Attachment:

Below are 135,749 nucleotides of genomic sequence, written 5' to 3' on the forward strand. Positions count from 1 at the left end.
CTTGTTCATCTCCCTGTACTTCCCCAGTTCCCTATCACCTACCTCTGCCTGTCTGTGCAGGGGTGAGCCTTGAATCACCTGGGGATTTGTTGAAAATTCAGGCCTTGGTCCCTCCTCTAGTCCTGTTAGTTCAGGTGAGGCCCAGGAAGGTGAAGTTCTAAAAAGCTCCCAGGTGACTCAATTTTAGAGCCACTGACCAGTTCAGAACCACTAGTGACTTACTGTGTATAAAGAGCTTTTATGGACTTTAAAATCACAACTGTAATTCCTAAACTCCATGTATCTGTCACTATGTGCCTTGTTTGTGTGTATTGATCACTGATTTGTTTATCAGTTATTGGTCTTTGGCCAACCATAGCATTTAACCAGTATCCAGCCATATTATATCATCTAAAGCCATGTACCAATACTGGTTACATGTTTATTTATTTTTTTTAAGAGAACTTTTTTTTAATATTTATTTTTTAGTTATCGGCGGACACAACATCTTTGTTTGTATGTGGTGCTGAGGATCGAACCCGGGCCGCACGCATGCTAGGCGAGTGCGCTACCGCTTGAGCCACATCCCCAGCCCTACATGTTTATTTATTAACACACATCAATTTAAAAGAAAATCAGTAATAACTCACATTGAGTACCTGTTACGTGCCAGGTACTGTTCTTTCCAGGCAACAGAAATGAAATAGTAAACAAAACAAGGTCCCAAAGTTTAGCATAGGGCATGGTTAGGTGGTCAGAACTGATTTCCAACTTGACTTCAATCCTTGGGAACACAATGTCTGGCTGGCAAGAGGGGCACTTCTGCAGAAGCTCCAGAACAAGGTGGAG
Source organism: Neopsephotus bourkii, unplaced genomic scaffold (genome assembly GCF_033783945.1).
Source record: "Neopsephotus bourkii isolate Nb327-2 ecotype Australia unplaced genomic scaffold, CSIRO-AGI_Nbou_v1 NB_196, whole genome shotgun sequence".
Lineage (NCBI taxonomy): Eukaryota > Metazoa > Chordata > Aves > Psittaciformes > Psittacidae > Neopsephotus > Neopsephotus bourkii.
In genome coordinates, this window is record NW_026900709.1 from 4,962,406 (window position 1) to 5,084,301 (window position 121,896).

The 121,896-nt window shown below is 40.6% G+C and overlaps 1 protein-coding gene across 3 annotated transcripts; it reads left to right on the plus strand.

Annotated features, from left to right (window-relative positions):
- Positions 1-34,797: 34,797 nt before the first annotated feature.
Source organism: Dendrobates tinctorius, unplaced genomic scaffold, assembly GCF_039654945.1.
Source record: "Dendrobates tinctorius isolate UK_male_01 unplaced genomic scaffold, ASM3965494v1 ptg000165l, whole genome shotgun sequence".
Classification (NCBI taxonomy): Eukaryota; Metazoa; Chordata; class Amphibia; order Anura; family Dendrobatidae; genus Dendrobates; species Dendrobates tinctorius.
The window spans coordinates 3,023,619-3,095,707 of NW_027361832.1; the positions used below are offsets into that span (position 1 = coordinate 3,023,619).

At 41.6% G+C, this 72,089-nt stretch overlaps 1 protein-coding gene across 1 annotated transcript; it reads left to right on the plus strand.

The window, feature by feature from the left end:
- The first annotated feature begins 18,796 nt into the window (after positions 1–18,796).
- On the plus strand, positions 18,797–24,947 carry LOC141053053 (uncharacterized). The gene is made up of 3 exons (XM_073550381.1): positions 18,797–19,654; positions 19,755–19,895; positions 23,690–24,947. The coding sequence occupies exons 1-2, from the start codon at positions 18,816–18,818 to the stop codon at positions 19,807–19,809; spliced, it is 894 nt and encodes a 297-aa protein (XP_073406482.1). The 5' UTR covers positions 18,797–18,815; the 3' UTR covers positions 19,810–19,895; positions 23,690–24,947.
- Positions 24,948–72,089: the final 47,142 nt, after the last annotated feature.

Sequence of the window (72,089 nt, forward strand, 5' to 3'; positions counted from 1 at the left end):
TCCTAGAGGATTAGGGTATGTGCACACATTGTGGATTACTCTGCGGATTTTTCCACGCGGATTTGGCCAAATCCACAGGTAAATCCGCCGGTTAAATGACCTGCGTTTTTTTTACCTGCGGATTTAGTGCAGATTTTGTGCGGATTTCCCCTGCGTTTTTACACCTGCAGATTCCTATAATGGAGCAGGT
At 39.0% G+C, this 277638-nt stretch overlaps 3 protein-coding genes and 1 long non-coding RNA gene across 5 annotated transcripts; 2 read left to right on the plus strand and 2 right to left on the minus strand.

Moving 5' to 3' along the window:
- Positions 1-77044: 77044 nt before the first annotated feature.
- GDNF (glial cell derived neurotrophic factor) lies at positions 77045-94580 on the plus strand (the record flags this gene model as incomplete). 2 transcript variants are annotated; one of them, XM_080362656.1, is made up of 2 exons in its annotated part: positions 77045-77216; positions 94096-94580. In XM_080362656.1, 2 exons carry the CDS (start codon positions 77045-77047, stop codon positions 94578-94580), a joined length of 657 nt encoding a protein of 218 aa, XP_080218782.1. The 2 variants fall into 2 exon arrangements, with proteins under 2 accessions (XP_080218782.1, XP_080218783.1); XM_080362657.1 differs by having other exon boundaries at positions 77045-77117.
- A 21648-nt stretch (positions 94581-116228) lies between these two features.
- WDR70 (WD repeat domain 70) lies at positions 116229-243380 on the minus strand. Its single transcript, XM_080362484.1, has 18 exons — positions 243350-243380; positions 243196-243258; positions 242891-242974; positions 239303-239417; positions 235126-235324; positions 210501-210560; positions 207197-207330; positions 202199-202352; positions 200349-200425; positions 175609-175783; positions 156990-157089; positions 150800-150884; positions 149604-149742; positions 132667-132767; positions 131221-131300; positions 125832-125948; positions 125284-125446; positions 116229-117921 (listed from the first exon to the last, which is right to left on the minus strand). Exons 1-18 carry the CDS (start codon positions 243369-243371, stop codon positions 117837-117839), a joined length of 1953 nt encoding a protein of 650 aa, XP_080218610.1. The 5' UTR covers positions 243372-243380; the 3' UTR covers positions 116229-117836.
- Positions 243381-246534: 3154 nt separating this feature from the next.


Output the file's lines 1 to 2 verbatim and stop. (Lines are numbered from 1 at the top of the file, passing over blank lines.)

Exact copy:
Below are 135,749 nucleotides of genomic sequence, written 5' to 3' on the forward strand. Positions count from 1 at the left end.
CTTGTTCATCTCCCTGTACTTCCCCAGTTCCCTATCACCTACCTCTGCCTGTCTGTGCAGGGGTGAGCCTTGAATCACCTGGGGATTTGTTGAAAATTCAGGCCTTGGTCCCTCCTCTAGTCCTGTTAGTTCAGGTGAGGCCCAGGAAGGTGAAGTTCTAAAAAGCTCCCAGGTGACTCAATTTTAGAGCCACTGACCAGTTCAGAACCACTAGTGACTTACTGTGTATAAAGAGCTTTTATGGACTTTAAAATCACAACTGTAATTCCTAAACTCCATGTATCTGTCACTATGTGCCTTGTTTGTGTGTATTGATCACTGATTTGTTTATCAGTTATTGGTCTTTGGCCAACCATAGCATTTAACCAGTATCCAGCCATATTATATCATCTAAAGCCATGTACCAATACTGGTTACATGTTTATTTATTTTTTTTAAGAGAACTTTTTTTTAATATTTATTTTTTAGTTATCGGCGGACACAACATCTTTGTTTGTATGTGGTGCTGAGGATCGAACCCGGGCCGCACGCATGCTAGGCGAGTGCGCTACCGCTTGAGCCACATCCCCAGCCCTACATGTTTATTTATTAACACACATCAATTTAAAAGAAAATCAGTAATAACTCACATTGAGTACCTGTTACGTGCCAGGTACTGTTCTTTCCAGGCAACAGAAATGAAATAGTAAACAAAACAAGGTCCCAAAGTTTAGCATAGGGCATGGTTAGGTGGTCAGAACTGATTTCCAACTTGACTTCAATCCTTGGGAACACAATGTCTGGCTGGCAAGAGGGGCACTTCTGCAGAAGCTCCAGAACAAGGTGGAG